When St. Teresa of
One of life's greatest mysteries is contained in the first little word, "our". It is the mystery of solidarity. Each individual who prays is instructed to call God, not just "my Father", but "our Father". Each individual is to pray in the name of the whole Church, for each Christian is a cell in the one Body of Christ, a member of God's family, a child of the same Father. "'Our'… does not express possession" [who could possess God?], "but an entirely new relationship with God" (Catechism of the Catholic Church #2786).
"The Church is this new communion of God and men" (Catechism of the Catholic Church #2790). "In praying 'our' Father, each of the baptized is praying in this communion" (Catechism of the Catholic Church #2790), the communion of saints. We pray with all the saints and angels, surrounded by the great "cloud of witnesses" (Heb 12:1).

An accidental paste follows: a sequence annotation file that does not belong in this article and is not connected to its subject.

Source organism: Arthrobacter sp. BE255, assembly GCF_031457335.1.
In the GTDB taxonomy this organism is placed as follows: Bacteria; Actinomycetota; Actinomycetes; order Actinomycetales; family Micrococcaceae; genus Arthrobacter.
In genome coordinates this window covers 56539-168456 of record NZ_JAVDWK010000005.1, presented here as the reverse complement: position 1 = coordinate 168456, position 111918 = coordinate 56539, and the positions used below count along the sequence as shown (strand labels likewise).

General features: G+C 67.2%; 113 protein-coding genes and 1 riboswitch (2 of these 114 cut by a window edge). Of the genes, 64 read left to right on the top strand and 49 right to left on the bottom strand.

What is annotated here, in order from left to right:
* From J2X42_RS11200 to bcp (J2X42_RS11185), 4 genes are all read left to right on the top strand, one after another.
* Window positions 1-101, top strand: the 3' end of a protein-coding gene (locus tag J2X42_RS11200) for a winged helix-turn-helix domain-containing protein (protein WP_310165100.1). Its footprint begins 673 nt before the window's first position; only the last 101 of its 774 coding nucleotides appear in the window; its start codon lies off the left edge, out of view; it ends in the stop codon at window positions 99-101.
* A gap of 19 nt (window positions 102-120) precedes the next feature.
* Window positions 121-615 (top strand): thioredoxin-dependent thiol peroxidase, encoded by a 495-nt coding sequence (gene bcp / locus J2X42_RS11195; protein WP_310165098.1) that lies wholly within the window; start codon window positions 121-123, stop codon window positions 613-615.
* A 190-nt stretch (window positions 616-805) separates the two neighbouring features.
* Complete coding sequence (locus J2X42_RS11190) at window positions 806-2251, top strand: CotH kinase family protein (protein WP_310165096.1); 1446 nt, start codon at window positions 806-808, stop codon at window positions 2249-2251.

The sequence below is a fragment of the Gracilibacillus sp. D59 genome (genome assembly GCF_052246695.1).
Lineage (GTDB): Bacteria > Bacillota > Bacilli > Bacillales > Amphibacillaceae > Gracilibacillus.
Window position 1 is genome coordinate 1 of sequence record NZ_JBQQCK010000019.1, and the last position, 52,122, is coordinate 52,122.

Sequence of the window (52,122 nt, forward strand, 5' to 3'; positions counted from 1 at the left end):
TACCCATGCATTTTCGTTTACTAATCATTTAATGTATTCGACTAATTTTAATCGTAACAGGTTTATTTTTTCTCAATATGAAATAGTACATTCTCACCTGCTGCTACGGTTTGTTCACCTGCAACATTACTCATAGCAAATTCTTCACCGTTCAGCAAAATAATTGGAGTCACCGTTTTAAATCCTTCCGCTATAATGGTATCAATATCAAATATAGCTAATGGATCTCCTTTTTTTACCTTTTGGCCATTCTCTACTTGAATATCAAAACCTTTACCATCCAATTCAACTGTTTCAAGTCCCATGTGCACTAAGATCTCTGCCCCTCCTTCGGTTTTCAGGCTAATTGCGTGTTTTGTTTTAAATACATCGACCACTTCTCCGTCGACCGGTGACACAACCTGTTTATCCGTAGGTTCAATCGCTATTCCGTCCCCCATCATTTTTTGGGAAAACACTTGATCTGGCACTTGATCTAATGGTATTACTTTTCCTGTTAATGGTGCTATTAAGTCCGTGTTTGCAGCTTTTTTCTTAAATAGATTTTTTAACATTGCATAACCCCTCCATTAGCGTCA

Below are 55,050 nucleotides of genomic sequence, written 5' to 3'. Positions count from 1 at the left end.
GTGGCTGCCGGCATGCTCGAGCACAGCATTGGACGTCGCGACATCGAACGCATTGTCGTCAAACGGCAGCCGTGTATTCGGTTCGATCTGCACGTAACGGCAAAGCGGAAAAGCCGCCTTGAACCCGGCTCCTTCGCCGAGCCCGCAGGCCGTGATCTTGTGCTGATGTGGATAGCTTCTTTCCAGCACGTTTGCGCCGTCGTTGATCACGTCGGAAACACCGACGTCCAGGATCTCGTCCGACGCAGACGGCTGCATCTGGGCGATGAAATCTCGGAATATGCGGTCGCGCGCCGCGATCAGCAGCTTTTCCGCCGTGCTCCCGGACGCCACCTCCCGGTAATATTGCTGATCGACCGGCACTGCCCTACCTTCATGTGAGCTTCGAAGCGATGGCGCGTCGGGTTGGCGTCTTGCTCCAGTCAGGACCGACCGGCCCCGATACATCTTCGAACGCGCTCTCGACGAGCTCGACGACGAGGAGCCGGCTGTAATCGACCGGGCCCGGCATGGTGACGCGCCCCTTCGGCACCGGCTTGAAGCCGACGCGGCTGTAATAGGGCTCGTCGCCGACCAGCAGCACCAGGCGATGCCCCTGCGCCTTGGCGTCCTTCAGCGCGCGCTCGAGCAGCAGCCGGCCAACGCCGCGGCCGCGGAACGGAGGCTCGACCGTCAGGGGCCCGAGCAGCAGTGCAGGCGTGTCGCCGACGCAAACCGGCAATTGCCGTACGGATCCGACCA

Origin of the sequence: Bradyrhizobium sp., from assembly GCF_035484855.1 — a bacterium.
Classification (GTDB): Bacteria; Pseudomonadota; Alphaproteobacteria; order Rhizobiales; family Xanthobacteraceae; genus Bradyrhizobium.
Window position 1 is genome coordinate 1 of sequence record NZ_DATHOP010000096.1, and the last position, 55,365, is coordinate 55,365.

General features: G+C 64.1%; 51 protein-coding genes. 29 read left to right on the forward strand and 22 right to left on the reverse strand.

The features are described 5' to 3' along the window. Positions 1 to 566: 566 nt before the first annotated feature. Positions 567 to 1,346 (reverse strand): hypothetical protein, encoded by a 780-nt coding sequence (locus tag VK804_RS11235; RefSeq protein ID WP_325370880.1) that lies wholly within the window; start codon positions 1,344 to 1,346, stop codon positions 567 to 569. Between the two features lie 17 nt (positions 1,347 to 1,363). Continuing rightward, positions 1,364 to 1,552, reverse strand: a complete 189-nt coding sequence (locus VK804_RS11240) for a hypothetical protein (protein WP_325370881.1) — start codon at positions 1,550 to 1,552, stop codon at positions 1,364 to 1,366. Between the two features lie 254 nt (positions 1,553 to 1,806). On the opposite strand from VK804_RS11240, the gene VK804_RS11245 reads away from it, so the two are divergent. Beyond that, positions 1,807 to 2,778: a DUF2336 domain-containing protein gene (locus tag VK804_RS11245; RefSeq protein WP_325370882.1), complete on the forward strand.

"In spite of the divisions among Christians, this prayer to 'our' Father remains our common patrimony" (Catechism of the Catholic Church #2791). "If we are to say it truthfully, our divisions and oppositions have to be overcome [cf. Mt 5:23-24; 6:14-15]" (Catechism of the Catholic Church #2792).
Because of the mystery of solidarity in this Body, all prayers echo. My prayers will have effects on my great-grandchildren, on strangers I have never met, on the most abandoned soul in purgatory. My prayers, ascending like mist today, will descend like rain at another time and place, wherever God directs it, where thirsty soil needs it. My prayers can help feed souls far removed from me in space and time, just as truly as my work or my money can help feed bodies. Spiritual transportation systems are as real as physical ones, for the spiritual universe is as real as the physical universe, and just as unified; and its gravity is as strong as physical gravity. It is called love.